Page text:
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In Bitcoin the block confirmation time is set at 10 min using POW and DoD. This reduces the chance of conflicts (temporary forks) from nodes that simultaneously solve POW solution.

How are these conflicts reduced when block confirmation time is low, and transactions / second is high, as in Ethereum and other public Blockchains?

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How are these conflicts reduced when block confirmation time is low...

The conflicts aren't reduced, and there is a greater number of orphaned blocks.

Ethereum handles this using its GHOST protocol, in which miners are incentivised - by way of an increased block reward - to include the orphaned blocks in the main chain.

  • Just wanted to confirm that an orphaned block cannot be included as is, into the main chain, correct? Instead, the transactions it contains would have to be applied to the final state of the latest block in the main chain, (i.e. the current system state) to create a new block (which, I think, would need a new nonce hash to be computed). – Ajoy Bhatia May 25 '17 at 20:25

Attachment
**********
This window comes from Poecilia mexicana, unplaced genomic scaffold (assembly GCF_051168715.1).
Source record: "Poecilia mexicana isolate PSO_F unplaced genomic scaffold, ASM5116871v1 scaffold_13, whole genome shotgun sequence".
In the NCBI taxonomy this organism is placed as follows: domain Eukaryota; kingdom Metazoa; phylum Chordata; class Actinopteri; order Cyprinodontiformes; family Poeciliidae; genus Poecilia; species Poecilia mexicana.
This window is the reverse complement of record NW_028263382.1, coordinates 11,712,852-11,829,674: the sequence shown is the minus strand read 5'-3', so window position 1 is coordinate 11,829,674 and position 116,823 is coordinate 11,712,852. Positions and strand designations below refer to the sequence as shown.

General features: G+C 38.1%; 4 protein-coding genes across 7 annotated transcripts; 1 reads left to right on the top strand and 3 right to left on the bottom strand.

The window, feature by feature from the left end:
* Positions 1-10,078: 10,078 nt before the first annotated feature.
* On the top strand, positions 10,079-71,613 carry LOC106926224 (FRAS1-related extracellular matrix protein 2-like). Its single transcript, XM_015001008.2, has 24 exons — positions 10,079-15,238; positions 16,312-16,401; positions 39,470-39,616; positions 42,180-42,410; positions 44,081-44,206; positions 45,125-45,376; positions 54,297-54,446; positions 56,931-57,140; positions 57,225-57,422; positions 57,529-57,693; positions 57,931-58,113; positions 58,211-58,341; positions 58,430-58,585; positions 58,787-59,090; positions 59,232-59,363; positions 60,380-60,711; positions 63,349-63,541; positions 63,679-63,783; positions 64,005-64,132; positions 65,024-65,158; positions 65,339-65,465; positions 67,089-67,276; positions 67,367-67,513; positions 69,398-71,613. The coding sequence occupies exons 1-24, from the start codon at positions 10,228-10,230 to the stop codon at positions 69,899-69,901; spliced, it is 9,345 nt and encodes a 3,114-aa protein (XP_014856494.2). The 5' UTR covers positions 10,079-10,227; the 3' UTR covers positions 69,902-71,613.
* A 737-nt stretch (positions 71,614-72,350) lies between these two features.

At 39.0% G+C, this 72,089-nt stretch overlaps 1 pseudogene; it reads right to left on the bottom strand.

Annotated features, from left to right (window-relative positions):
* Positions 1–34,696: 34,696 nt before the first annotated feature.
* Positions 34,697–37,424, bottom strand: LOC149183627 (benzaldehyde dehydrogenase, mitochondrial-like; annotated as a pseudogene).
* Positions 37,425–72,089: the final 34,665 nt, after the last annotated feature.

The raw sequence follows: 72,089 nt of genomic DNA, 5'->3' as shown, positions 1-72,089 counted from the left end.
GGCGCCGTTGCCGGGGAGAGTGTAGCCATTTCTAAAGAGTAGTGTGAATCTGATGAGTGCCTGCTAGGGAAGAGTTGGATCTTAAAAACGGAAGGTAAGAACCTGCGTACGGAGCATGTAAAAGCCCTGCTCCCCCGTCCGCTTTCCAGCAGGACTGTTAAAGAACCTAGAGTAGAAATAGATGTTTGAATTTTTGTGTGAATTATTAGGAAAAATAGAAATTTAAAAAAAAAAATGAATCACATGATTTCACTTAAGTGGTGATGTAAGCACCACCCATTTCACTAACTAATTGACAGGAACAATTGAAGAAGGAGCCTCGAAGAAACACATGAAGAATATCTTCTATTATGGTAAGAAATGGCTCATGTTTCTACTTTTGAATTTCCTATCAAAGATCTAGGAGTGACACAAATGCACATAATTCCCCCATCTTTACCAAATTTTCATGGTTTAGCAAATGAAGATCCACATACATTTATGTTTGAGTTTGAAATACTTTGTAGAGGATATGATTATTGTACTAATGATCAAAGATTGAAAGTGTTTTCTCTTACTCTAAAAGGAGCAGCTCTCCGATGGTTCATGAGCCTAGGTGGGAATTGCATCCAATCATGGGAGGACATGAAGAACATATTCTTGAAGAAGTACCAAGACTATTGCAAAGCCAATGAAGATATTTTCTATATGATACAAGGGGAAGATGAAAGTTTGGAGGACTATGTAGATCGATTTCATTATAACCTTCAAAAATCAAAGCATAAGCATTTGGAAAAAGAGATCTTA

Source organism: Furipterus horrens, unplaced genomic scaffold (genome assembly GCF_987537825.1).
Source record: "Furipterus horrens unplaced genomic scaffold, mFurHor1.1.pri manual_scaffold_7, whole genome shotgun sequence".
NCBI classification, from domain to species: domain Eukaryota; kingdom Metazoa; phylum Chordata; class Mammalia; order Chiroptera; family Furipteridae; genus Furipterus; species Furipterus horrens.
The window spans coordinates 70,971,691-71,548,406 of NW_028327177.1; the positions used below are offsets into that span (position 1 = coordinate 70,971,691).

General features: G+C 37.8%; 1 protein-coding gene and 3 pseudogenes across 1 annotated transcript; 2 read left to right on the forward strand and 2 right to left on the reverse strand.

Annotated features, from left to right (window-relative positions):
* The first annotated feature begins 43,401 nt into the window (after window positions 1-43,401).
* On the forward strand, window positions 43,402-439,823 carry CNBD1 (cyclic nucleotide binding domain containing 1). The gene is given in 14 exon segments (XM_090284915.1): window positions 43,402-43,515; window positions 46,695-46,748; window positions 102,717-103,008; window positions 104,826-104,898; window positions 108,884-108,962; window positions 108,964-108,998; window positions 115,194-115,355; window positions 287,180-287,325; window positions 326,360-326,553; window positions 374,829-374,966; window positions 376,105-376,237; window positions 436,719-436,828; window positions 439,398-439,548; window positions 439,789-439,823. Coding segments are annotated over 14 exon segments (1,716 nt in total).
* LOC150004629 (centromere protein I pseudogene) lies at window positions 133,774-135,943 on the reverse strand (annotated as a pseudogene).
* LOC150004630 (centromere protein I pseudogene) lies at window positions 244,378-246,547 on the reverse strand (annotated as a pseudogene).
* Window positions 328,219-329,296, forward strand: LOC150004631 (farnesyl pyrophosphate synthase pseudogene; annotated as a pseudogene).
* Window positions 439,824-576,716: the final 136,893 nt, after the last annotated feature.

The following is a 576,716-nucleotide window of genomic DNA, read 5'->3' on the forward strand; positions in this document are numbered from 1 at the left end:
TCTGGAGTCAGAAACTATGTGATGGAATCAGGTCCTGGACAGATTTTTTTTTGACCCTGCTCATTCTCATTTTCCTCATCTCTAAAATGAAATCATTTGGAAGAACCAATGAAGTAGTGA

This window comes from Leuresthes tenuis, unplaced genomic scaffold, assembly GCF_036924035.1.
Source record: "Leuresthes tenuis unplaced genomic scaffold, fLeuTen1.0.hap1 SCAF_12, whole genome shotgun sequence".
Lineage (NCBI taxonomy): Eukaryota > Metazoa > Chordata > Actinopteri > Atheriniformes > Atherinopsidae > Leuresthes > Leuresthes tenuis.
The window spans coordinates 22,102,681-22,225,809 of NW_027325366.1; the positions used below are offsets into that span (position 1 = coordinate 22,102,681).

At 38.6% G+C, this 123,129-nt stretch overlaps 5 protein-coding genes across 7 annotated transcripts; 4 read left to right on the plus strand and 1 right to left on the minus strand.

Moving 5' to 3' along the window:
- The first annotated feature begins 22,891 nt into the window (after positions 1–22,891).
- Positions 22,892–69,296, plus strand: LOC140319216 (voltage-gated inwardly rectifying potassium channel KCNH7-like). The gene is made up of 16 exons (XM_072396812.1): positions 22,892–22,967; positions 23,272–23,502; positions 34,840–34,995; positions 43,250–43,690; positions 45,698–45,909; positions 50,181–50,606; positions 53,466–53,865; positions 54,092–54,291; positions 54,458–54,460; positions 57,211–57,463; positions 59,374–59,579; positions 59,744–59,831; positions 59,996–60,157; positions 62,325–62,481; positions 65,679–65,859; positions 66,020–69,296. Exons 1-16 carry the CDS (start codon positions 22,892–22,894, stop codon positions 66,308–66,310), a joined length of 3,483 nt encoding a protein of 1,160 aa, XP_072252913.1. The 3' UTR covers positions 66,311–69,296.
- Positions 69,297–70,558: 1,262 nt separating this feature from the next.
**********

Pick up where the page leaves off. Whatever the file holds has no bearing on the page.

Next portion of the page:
• Richard, I would be really interested to know your answer to Ajoy's question, if you can provide it. – Tesa Jul 27 '17 at 22:09
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    Hi @Tesa (and Ajoy) - thanks for poking me on this. The uncle blocks are added to the chain-as is - they're not added into a new block. In the block itself they're contained as a list. Having said that, I'm not sure of the mechanics by which the uncles' transactions are applied to the state of the block they've been included in. Ajoy has a good point. The uncles could presumably be included in blocks later than down the line, so how would their transactions be applied to a later state? I think this would make a good new question. :-) – Richard Horrocks Jul 30 '17 at 15:35

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